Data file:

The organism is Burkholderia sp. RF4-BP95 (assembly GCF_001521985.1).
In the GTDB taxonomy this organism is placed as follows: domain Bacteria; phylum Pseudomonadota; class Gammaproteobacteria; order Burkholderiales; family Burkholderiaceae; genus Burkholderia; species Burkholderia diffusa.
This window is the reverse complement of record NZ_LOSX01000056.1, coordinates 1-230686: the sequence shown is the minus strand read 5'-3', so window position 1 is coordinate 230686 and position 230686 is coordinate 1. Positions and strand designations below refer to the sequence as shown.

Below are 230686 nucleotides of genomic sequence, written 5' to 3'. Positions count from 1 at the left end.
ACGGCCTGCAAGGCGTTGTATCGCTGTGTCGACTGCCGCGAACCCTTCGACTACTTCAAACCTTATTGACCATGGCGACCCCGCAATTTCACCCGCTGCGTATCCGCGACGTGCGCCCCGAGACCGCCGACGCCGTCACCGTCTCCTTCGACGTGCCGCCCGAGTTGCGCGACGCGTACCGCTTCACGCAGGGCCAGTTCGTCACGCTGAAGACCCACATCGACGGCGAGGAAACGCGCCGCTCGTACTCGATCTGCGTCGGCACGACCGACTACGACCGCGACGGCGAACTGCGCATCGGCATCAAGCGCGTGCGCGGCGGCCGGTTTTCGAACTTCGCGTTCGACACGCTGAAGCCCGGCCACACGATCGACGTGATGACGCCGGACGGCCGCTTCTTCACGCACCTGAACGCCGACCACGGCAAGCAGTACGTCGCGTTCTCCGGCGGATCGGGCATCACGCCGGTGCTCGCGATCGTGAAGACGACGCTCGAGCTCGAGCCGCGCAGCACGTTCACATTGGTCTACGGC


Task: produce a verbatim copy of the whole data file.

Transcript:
The organism is Burkholderia sp. RF4-BP95 (assembly GCF_001521985.1).
In the GTDB taxonomy this organism is placed as follows: domain Bacteria; phylum Pseudomonadota; class Gammaproteobacteria; order Burkholderiales; family Burkholderiaceae; genus Burkholderia; species Burkholderia diffusa.
This window is the reverse complement of record NZ_LOSX01000056.1, coordinates 1-230686: the sequence shown is the minus strand read 5'-3', so window position 1 is coordinate 230686 and position 230686 is coordinate 1. Positions and strand designations below refer to the sequence as shown.

Below are 230686 nucleotides of genomic sequence, written 5' to 3'. Positions count from 1 at the left end.
ACGGCCTGCAAGGCGTTGTATCGCTGTGTCGACTGCCGCGAACCCTTCGACTACTTCAAACCTTATTGACCATGGCGACCCCGCAATTTCACCCGCTGCGTATCCGCGACGTGCGCCCCGAGACCGCCGACGCCGTCACCGTCTCCTTCGACGTGCCGCCCGAGTTGCGCGACGCGTACCGCTTCACGCAGGGCCAGTTCGTCACGCTGAAGACCCACATCGACGGCGAGGAAACGCGCCGCTCGTACTCGATCTGCGTCGGCACGACCGACTACGACCGCGACGGCGAACTGCGCATCGGCATCAAGCGCGTGCGCGGCGGCCGGTTTTCGAACTTCGCGTTCGACACGCTGAAGCCCGGCCACACGATCGACGTGATGACGCCGGACGGCCGCTTCTTCACGCACCTGAACGCCGACCACGGCAAGCAGTACGTCGCGTTCTCCGGCGGATCGGGCATCACGCCGGTGCTCGCGATCGTGAAGACGACGCTCGAGCTCGAGCCGCGCAGCACGTTCACATTGGTCTACGGC